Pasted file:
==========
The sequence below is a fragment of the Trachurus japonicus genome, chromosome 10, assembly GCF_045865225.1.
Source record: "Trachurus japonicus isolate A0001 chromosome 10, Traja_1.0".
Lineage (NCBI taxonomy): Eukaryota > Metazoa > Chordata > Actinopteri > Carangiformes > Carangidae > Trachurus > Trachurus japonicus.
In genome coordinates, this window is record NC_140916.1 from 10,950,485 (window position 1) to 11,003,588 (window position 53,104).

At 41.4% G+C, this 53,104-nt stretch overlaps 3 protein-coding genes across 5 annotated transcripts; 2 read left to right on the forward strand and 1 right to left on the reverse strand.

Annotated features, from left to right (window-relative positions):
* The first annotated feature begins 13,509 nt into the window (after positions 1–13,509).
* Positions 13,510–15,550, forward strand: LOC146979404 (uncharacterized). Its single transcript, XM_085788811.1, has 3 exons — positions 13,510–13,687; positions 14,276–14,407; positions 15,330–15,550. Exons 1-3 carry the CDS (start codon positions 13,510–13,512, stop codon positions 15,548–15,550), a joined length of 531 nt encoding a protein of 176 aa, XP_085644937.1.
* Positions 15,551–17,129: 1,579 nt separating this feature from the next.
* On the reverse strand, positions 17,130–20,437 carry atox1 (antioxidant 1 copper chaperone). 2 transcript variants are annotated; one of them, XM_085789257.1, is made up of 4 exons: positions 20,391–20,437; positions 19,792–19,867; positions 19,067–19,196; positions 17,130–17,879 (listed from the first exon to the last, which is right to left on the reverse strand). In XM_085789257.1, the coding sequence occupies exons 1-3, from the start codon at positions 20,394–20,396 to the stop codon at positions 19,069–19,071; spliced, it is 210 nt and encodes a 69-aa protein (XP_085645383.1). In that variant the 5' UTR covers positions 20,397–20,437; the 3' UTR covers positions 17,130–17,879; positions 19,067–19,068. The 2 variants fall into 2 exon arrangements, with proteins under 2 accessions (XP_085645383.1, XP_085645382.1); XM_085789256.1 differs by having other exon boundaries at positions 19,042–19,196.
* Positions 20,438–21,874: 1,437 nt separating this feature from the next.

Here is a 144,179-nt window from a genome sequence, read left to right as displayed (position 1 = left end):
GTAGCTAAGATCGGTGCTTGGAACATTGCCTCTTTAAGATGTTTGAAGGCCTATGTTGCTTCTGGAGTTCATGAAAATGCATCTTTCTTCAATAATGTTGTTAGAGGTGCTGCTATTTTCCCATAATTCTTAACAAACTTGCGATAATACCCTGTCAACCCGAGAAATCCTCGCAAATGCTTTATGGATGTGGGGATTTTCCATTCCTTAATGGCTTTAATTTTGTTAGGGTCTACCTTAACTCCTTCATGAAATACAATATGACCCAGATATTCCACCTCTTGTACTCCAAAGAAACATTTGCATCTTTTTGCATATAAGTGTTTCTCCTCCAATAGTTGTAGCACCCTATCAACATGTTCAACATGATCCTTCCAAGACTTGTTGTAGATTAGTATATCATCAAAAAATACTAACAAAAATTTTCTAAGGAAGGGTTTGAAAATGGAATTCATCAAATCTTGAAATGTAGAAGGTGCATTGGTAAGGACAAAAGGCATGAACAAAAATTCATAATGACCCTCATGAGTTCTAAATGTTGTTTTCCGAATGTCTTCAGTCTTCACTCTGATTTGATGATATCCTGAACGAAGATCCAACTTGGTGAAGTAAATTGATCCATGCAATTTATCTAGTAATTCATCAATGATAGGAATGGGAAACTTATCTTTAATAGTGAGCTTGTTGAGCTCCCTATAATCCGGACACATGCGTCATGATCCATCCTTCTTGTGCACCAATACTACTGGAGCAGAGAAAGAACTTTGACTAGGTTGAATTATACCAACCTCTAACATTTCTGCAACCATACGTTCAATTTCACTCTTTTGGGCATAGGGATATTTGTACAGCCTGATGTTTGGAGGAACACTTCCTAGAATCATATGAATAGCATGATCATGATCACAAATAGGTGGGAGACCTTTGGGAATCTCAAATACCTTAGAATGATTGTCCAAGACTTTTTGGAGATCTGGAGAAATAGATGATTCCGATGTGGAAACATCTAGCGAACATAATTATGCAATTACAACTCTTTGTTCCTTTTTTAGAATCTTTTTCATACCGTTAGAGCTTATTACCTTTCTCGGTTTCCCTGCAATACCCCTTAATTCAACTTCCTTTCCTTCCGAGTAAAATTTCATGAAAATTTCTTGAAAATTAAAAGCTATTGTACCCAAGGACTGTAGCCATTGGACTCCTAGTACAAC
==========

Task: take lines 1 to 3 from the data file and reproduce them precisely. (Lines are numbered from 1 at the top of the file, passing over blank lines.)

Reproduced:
The sequence below is a fragment of the Trachurus japonicus genome, chromosome 10, assembly GCF_045865225.1.
Source record: "Trachurus japonicus isolate A0001 chromosome 10, Traja_1.0".
Lineage (NCBI taxonomy): Eukaryota > Metazoa > Chordata > Actinopteri > Carangiformes > Carangidae > Trachurus > Trachurus japonicus.